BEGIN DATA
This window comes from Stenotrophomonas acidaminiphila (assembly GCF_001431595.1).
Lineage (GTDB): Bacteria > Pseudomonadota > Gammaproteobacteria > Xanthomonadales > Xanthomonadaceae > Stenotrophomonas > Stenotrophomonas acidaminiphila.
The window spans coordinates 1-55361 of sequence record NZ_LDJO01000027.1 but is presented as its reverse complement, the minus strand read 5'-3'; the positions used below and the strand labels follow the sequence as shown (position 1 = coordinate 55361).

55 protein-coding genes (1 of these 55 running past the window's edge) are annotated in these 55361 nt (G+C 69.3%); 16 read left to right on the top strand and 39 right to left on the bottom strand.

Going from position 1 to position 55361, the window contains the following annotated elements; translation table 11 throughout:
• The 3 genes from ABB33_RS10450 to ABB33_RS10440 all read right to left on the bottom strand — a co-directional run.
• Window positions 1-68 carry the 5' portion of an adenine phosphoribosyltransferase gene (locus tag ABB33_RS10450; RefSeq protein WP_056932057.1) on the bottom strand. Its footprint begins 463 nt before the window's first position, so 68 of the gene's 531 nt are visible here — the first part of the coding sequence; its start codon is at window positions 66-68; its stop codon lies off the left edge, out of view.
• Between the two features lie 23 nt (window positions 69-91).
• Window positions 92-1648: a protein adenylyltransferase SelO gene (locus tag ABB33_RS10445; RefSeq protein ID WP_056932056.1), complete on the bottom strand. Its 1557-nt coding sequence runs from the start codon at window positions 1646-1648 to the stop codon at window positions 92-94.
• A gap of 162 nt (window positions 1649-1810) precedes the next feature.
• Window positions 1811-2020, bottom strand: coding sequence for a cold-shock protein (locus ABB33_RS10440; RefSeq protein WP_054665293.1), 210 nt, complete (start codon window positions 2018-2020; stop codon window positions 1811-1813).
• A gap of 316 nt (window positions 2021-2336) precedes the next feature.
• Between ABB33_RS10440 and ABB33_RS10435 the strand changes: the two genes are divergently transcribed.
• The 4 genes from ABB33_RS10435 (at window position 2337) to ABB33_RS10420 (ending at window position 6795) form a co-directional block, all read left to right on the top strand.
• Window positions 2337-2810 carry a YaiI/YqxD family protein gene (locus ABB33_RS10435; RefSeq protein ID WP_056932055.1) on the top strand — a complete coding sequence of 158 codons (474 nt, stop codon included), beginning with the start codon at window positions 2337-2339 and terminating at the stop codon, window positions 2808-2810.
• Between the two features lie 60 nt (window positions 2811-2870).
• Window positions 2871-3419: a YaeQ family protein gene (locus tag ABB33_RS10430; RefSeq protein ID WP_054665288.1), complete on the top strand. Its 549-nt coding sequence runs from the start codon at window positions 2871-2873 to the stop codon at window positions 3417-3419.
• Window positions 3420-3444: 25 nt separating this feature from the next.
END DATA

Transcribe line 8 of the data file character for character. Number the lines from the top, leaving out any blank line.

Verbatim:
• Between the two features lie 23 nt (window positions 69-91).